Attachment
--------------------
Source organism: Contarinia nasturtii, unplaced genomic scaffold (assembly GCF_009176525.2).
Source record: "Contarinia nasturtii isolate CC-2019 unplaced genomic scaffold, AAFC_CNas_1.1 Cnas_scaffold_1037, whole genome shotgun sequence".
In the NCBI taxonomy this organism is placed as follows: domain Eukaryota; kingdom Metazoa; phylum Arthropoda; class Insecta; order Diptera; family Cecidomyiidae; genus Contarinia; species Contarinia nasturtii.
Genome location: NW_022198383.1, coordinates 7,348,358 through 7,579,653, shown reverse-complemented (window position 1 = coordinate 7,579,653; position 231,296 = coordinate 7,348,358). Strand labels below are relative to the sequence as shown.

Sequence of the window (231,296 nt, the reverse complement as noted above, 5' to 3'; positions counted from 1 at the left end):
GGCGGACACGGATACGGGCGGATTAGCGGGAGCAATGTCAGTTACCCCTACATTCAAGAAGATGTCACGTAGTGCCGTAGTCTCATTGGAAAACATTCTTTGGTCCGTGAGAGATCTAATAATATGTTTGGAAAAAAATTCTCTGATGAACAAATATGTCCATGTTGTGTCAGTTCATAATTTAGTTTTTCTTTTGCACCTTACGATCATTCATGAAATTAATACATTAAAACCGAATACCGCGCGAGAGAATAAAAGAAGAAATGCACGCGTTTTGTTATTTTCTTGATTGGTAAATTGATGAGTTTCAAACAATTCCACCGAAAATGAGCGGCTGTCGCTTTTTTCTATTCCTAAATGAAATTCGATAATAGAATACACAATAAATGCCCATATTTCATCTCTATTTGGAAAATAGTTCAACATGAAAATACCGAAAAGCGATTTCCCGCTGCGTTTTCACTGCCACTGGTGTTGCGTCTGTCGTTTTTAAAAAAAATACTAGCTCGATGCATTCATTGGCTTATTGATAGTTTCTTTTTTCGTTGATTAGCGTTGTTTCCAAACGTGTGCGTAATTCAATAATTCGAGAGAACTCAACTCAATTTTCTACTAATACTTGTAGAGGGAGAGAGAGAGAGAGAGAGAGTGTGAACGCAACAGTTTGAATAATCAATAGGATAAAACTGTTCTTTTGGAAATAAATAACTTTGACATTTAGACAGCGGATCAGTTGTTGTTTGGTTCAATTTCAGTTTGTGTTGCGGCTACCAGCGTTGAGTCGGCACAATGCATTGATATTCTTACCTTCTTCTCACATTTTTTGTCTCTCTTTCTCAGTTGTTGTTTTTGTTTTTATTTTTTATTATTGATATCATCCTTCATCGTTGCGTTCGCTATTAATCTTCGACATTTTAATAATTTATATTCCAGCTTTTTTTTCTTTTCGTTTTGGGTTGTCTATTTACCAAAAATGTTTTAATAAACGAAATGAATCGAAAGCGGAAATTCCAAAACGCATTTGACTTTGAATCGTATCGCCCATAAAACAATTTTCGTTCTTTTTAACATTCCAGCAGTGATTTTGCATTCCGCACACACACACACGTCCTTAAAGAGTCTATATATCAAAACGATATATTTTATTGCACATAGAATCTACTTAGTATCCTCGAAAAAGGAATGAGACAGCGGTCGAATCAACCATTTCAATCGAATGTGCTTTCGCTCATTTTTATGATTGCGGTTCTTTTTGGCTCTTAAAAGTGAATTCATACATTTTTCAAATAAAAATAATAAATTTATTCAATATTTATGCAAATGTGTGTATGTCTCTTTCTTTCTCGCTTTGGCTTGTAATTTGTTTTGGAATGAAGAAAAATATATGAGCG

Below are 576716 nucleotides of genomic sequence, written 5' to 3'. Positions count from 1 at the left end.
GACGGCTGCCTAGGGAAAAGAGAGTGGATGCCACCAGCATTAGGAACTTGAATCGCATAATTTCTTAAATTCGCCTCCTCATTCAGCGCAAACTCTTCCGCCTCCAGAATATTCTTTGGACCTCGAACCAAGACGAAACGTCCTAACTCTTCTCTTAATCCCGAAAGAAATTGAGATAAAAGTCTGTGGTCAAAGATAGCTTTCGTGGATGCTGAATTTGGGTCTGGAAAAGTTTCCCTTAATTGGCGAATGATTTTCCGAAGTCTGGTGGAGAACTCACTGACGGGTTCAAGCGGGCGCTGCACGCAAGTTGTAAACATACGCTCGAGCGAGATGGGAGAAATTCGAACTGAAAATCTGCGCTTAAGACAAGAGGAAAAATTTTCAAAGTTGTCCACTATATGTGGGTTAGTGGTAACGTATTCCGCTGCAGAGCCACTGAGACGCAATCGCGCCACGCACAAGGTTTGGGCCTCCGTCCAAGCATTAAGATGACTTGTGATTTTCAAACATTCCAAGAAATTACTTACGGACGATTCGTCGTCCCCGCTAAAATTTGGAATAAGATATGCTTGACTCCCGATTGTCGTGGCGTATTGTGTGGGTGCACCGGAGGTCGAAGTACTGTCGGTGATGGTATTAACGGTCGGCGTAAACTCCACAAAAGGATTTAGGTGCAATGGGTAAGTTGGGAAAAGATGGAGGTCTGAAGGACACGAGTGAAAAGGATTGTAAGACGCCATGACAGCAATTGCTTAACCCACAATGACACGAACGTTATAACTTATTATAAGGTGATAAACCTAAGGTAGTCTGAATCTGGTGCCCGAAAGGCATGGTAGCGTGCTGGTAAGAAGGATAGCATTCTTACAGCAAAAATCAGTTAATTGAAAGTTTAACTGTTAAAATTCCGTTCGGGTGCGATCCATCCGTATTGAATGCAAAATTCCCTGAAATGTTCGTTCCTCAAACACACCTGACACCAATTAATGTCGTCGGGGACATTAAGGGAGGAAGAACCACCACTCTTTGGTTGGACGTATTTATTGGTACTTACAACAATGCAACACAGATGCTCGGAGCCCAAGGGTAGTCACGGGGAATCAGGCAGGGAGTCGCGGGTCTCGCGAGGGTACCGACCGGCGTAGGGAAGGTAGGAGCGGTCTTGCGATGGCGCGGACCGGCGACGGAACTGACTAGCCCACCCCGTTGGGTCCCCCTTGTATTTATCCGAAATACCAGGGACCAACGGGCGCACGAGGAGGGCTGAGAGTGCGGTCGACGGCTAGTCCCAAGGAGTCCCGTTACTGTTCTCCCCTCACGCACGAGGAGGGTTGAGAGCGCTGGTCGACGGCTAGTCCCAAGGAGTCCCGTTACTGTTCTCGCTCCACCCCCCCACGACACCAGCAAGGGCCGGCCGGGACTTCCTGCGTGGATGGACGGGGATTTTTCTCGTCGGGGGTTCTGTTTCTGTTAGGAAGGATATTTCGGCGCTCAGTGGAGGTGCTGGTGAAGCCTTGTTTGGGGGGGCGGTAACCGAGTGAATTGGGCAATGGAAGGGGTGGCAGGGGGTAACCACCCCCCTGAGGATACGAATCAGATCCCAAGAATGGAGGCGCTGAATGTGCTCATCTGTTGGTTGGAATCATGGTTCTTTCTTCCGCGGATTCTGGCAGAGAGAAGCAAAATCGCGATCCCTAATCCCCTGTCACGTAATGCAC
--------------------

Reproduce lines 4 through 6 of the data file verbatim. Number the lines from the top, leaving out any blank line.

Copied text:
Genome location: NW_022198383.1, coordinates 7,348,358 through 7,579,653, shown reverse-complemented (window position 1 = coordinate 7,579,653; position 231,296 = coordinate 7,348,358). Strand labels below are relative to the sequence as shown.

Sequence of the window (231,296 nt, the reverse complement as noted above, 5' to 3'; positions counted from 1 at the left end):
GGCGGACACGGATACGGGCGGATTAGCGGGAGCAATGTCAGTTACCCCTACATTCAAGAAGATGTCACGTAGTGCCGTAGTCTCATTGGAAAACATTCTTTGGTCCGTGAGAGATCTAATAATATGTTTGGAAAAAAATTCTCTGATGAACAAATATGTCCATGTTGTGTCAGTTCATAATTTAGTTTTTCTTTTGCACCTTACGATCATTCATGAAATTAATACATTAAAACCGAATACCGCGCGAGAGAATAAAAGAAGAAATGCACGCGTTTTGTTATTTTCTTGATTGGTAAATTGATGAGTTTCAAACAATTCCACCGAAAATGAGCGGCTGTCGCTTTTTTCTATTCCTAAATGAAATTCGATAATAGAATACACAATAAATGCCCATATTTCATCTCTATTTGGAAAATAGTTCAACATGAAAATACCGAAAAGCGATTTCCCGCTGCGTTTTCACTGCCACTGGTGTTGCGTCTGTCGTTTTTAAAAAAAATACTAGCTCGATGCATTCATTGGCTTATTGATAGTTTCTTTTTTCGTTGATTAGCGTTGTTTCCAAACGTGTGCGTAATTCAATAATTCGAGAGAACTCAACTCAATTTTCTACTAATACTTGTAGAGGGAGAGAGAGAGAGAGAGAGAGTGTGAACGCAACAGTTTGAATAATCAATAGGATAAAACTGTTCTTTTGGAAATAAATAACTTTGACATTTAGACAGCGGATCAGTTGTTGTTTGGTTCAATTTCAGTTTGTGTTGCGGCTACCAGCGTTGAGTCGGCACAATGCATTGATATTCTTACCTTCTTCTCACATTTTTTGTCTCTCTTTCTCAGTTGTTGTTTTTGTTTTTATTTTTTATTATTGATATCATCCTTCATCGTTGCGTTCGCTATTAATCTTCGACATTTTAATAATTTATATTCCAGCTTTTTTTTCTTTTCGTTTTGGGTTGTCTATTTACCAAAAATGTTTTAATAAACGAAATGAATCGAAAGCGGAAATTCCAAAACGCATTTGACTTTGAATCGTATCGCCCATAAAACAATTTTCGTTCTTTTTAACATTCCAGCAGTGATTTTGCATTCCGCACACACACACACGTCCTTAAAGAGTCTATATATCAAAACGATATATTTTATTGCACATAGAATCTACTTAGTATCCTCGAAAAAGGAATGAGACAGCGGTCGAATCAACCATTTCAATCGAATGTGCTTTCGCTCATTTTTATGATTGCGGTTCTTTTTGGCTCTTAAAAGTGAATTCATACATTTTTCAAATAAAAATAATAAATTTATTCAATATTTATGCAAATGTGTGTATGTCTCTTTCTTTCTCGCTTTGGCTTGTAATTTGTTTTGGAATGAAGAAAAATATATGAGCG